MADISON/HAZELHURST - Do you think the speed limit in Wisconsin should go up to 70 miles per hour? A Republican lawmaker says yes.
Representative Paul Tittl of Manitowoc proposed raising the speed limit today. The state legislature will consider that question this fall.
Republican Assembly Speaker Robin Vos supports it. So far, the bill doesn't have a sponsor in the Senate.
But 12th district Senator Tom Tiffany said he would consider co-sponsoring.
"Our neighboring states all have it, Illinois just passed it," Tiffany said. "I think we're going to need to look at the safety concerns that may be out there, look at perhaps the crash data from some other states that have done this, to see if it's had an impact. But if we don't have serious safety concerns, I think it's a proposal worth considering."
We don't know yet how long it could take this bill to get through the Assembly and Senate.
Governor Walker hasn't given his opinion, nor has the Wisconsin State Patrol.
But Tiffany is hearing from voters.
"It really depends on how much momentum this has. I've been hearing from actually a fair number of constituents about this issue, most of them in favor of it, a few that disagree, they would like to see it stay at 65 miles per hour, but I'm hearing good support from my constituents in the district so far."
If the bill becomes law, Wisconsin would become the 35th state in the union to have a speed limit of 70 mph.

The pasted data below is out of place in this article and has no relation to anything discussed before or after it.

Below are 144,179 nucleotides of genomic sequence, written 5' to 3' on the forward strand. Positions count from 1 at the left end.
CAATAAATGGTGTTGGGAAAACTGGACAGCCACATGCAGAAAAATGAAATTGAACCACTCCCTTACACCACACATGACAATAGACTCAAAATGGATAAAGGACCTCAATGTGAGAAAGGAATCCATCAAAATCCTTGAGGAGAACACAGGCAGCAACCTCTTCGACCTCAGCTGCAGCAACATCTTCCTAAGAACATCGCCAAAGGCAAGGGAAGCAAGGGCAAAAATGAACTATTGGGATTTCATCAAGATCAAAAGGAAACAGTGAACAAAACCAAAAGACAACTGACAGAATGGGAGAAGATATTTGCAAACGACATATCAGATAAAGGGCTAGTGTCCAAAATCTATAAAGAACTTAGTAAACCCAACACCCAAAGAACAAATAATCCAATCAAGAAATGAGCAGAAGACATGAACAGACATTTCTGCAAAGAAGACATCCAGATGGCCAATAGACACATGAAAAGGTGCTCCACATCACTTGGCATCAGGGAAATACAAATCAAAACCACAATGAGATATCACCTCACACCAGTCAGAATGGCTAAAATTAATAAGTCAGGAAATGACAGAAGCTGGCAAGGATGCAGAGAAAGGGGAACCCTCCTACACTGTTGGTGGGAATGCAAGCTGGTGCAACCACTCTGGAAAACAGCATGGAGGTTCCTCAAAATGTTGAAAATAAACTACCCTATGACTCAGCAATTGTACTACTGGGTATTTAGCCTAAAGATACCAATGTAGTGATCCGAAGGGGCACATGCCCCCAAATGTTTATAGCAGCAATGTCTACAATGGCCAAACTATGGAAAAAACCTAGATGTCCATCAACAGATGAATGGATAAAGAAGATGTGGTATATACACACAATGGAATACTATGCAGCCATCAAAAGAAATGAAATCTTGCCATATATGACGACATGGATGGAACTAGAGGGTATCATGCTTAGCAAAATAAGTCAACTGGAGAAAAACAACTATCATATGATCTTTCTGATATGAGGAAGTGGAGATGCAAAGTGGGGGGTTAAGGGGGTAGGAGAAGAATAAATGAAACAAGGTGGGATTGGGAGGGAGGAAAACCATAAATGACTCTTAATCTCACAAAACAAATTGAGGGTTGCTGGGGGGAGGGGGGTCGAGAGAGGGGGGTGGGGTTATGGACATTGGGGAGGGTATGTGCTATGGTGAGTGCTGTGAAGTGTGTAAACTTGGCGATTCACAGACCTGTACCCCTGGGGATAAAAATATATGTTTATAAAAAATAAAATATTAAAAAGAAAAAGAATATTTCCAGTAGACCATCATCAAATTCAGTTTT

MILWAUKEE - A Milwaukee mother whose car was stolen with her infant strapped in the back seat says she held onto the vehicle for as long as she could as the carjackers drove away.
The woman was dragged down the street in Milwaukee Monday and eventually lost her grip. But what happened next was unexpected. The car stopped about a block away. And, one of the two carjackers got out, removed the 1-month-old baby, still in his car seat, and left him at the curb.
Surveillance video from a nearby house shows the mother running to retrieve her baby, who wasn't hurt.
Police are looking for the carjackers and the vehicle.
Wisconsin Gov. Scott Walker still owes nearly $900,000 on his failed presidential campaign, which ended abruptly last fall.
The campaign has been gradually reducing its $1.2 million debt from the end of 2015. According to finance records, the campaign owed $898,676 at the end of April, down about $50,000 from the previous month.
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